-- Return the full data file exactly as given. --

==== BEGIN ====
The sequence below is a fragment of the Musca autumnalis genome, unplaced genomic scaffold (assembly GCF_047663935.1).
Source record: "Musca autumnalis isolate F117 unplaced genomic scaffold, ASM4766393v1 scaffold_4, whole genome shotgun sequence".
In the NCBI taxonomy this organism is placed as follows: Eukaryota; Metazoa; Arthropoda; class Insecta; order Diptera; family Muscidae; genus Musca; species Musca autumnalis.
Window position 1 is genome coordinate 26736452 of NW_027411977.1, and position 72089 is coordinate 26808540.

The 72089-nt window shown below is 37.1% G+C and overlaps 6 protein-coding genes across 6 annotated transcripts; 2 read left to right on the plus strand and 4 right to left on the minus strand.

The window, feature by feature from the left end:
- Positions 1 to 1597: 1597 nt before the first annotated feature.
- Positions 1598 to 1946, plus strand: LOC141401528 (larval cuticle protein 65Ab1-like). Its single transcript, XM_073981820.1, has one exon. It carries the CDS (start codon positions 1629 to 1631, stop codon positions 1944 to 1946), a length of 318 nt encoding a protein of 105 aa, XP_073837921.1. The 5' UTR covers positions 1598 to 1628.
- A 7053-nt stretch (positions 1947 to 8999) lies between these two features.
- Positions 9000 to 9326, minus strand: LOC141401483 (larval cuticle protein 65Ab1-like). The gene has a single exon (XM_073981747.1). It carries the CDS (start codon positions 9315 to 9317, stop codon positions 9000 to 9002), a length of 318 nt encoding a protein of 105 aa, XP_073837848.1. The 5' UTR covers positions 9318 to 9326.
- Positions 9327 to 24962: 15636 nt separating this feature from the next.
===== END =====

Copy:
The sequence below is a fragment of the Musca autumnalis genome, unplaced genomic scaffold (assembly GCF_047663935.1).
Source record: "Musca autumnalis isolate F117 unplaced genomic scaffold, ASM4766393v1 scaffold_4, whole genome shotgun sequence".
In the NCBI taxonomy this organism is placed as follows: Eukaryota; Metazoa; Arthropoda; class Insecta; order Diptera; family Muscidae; genus Musca; species Musca autumnalis.
Window position 1 is genome coordinate 26736452 of NW_027411977.1, and position 72089 is coordinate 26808540.

The 72089-nt window shown below is 37.1% G+C and overlaps 6 protein-coding genes across 6 annotated transcripts; 2 read left to right on the plus strand and 4 right to left on the minus strand.

The window, feature by feature from the left end:
- Positions 1 to 1597: 1597 nt before the first annotated feature.
- Positions 1598 to 1946, plus strand: LOC141401528 (larval cuticle protein 65Ab1-like). Its single transcript, XM_073981820.1, has one exon. It carries the CDS (start codon positions 1629 to 1631, stop codon positions 1944 to 1946), a length of 318 nt encoding a protein of 105 aa, XP_073837921.1. The 5' UTR covers positions 1598 to 1628.
- A 7053-nt stretch (positions 1947 to 8999) lies between these two features.
- Positions 9000 to 9326, minus strand: LOC141401483 (larval cuticle protein 65Ab1-like). The gene has a single exon (XM_073981747.1). It carries the CDS (start codon positions 9315 to 9317, stop codon positions 9000 to 9002), a length of 318 nt encoding a protein of 105 aa, XP_073837848.1. The 5' UTR covers positions 9318 to 9326.
- Positions 9327 to 24962: 15636 nt separating this feature from the next.